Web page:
By Nancy Moreland
Standing on the only dock on the east side of the Wacissa River, I hear a muted fluttering of wings in the dense tree canopy of the Aucilla Wildlife Management Area. As if God tossed handfuls of ivory origami cranes into the clear spring skies, flocks of ibis glide over the river.
“When you get back in these tributaries, you feel like you’re the first person that’s ever been here,” said Bradley Cooley, owner of 5 Rivers Adventures airboat tours.
Cooley has plied Jefferson County’s Wacissa River and neighboring waterways for most of his life. Intimately acquainted with the river’s nooks and crannies, he has uncovered many secrets – from Native American campsites to moonshiner hideouts. He now shares that knowledge with others on his airboat tours.
Cooley and his Co-Captain Jon Schee guide fishing and scalloping excursions as well as eco-tours like the one I’m on. Those who want to channel their inner swamp person can hire the dauntless duo to guide a gator hunt or go frog gigging. When they’re not exploring the Wacissa, the pair lead airboat tours and trips along the Aucilla, Econfina, St. Marks and Wakulla rivers.
The Wacissa River eco-tour covers about seven miles in just over an hour, with plenty of time for watching wildlife, taking photographs and impromptu history lessons.
What You'll Learn on Cooley's eco-tour
Today, riding on Cooley’s airboat, I’m the beneficiary of his trained eye and hands-on experience.
I learn that the river’s clarity stems from 12 limestone springs. I’m mesmerized by the DayGlo green eel grasses swaying gently beneath the surface. Skimming water so clear I can see 30 feet down in some places, I watch bass and bream dart through the depths. Turtles fat as melons sun themselves on logs. A seven-foot alligator, warming his armor-plated bulk on a sunny platform, refuses to swap his happy place for the 70-degree water, even as we approach for a photo.
Further down river, the miles whiz by, passing unbroken forests of cypress, oak and maple. Basking under the wide sun-drenched skies of this riverine sanctuary, my weary winter persona dissolves.
Except for a few kayakers, we have the river to ourselves. Acknowledging the rivalry between airboats and paddlers, Cooley outfitted his boat with a quieter engine and respectfully slows his speed when passing. One advantage of an airboat tour is accessing places other craft can’t, unless you plan on portaging your canoe over massive logs while tiptoeing through gators.
Pausing in a stream meandering off from the main river, Cooley points out a small rise on the riverbank. “If you see high ground along this river, it’s usually a Native American site, a shell mound,” Cooley said, referring to shellfish middens.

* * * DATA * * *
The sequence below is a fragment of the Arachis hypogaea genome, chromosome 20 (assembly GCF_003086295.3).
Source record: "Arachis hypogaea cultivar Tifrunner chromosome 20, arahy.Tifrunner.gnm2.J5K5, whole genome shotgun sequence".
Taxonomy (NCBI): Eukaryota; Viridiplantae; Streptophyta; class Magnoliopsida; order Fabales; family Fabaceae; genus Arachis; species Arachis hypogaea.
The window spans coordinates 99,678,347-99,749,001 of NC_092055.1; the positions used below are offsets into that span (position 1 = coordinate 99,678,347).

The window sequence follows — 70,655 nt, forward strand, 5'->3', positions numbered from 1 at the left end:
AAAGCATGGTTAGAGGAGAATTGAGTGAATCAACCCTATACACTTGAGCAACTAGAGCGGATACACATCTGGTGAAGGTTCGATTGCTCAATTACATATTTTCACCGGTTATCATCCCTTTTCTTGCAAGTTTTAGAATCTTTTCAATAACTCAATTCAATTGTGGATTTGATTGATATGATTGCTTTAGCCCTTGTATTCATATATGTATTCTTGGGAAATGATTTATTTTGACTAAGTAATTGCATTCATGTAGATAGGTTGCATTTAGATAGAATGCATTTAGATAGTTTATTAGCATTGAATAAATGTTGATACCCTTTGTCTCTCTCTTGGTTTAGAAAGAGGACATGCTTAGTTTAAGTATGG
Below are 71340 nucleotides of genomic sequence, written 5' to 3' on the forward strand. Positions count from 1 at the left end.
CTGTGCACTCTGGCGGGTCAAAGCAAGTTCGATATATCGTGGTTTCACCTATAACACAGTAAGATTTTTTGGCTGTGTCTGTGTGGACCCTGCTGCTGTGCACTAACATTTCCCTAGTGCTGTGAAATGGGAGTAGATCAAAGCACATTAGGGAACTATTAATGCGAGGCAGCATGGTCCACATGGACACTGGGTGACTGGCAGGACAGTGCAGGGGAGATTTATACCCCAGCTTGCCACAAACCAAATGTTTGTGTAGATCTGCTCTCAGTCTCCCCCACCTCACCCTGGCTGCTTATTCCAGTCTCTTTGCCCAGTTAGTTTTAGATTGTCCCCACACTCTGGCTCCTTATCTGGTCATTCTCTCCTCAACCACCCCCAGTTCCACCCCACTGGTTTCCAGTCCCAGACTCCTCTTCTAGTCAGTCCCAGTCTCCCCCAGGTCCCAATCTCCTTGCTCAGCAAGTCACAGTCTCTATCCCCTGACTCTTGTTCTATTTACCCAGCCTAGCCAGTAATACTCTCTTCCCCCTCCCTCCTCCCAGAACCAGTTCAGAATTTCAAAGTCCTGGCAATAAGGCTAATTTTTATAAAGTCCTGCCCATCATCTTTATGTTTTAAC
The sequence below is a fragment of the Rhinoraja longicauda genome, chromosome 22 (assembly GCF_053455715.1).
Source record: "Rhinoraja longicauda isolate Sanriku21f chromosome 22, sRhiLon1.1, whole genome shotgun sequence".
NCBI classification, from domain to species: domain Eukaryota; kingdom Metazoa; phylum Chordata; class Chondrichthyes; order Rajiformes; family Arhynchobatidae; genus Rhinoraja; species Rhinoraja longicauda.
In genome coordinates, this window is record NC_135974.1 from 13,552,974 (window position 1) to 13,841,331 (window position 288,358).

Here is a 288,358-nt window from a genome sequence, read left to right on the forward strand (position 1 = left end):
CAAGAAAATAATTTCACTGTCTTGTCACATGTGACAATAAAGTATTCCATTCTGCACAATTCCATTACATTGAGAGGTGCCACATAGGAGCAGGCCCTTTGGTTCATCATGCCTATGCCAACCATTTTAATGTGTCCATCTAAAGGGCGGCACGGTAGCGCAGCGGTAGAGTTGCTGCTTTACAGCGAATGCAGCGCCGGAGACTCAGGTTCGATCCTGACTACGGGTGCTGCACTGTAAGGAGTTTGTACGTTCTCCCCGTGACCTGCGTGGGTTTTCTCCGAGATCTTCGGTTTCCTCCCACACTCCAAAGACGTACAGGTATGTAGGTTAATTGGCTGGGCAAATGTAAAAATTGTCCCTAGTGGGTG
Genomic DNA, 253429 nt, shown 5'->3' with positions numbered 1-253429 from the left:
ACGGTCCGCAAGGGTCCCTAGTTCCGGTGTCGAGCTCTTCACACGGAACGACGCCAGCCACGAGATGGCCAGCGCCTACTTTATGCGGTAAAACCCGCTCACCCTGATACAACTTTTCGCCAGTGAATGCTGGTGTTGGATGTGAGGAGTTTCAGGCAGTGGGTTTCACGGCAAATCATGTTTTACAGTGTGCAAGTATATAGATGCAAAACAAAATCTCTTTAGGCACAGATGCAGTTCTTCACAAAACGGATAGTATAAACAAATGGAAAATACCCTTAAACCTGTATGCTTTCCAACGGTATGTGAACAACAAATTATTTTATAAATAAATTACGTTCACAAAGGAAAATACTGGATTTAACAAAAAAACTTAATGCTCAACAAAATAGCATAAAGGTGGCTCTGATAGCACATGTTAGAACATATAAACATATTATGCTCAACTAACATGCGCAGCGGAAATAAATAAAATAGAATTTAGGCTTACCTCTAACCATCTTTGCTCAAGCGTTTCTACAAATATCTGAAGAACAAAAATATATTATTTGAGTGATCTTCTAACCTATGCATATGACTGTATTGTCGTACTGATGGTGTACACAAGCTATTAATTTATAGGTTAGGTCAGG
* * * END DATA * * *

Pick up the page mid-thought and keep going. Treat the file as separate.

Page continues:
According to Jana Grubbs, executive director of the Aucilla Research Institute (ARI), humans occupied this region more than 14,000 years ago. The ARI supports research of archaeological sites in northwest Florida.
In another location, Cooley cuts the motor and picks up a replica of an atlatl, a spear-throwing tool used by Native Americans. Striking an ancient pose, he pitches the spear some 40 yards, as a hunter might have done in prehistoric times.
If an hour on the river isn’t enough, Cooley offers a truly immersive experience at the Wacissa River House. He built the three-bedroom, two story rental cabin himself, incorporating salvaged driftwood and 100-year-old pecky cypress logs into the decor.
“It’s the only house this side of the river,” Cooley said. Essentially off-the-grid, the cabin is outfitted with solar panels, a generator and well. Guests access the river by a dock outfitted with a screen house overlooking the Wacissa. Two canoes sit next to the dock, ready for a lazy drift along the slow-moving river. The house itself is accessed by boat or a 10-minute drive through the woods and fields of Jefferson County.
Soaking up the quiet, I felt the Wacissa work its magic on me. I thought of that screen house, the perfect perch for watching wildlife while sipping my morning tea. Before long, I’d be back in the city dreaming of the peace I find in places like this and feeling grateful they still exist.
How to Take a Tour…
To book a 5 Rivers Adventures airboat tour or a stay at the Wacissa River House, visit 5riversfl.com or call 850-544-2797.
The eco-tours generally depart from Wacissa Springs County Park in Florida’s Jefferson County, about 21 miles southeast of Tallahassee.
Spring and fall offer seasonal color and pleasant temperatures for airboat adventure tours. Wear layers if you book a winter tour, and insect repellent and sunscreen in summer.
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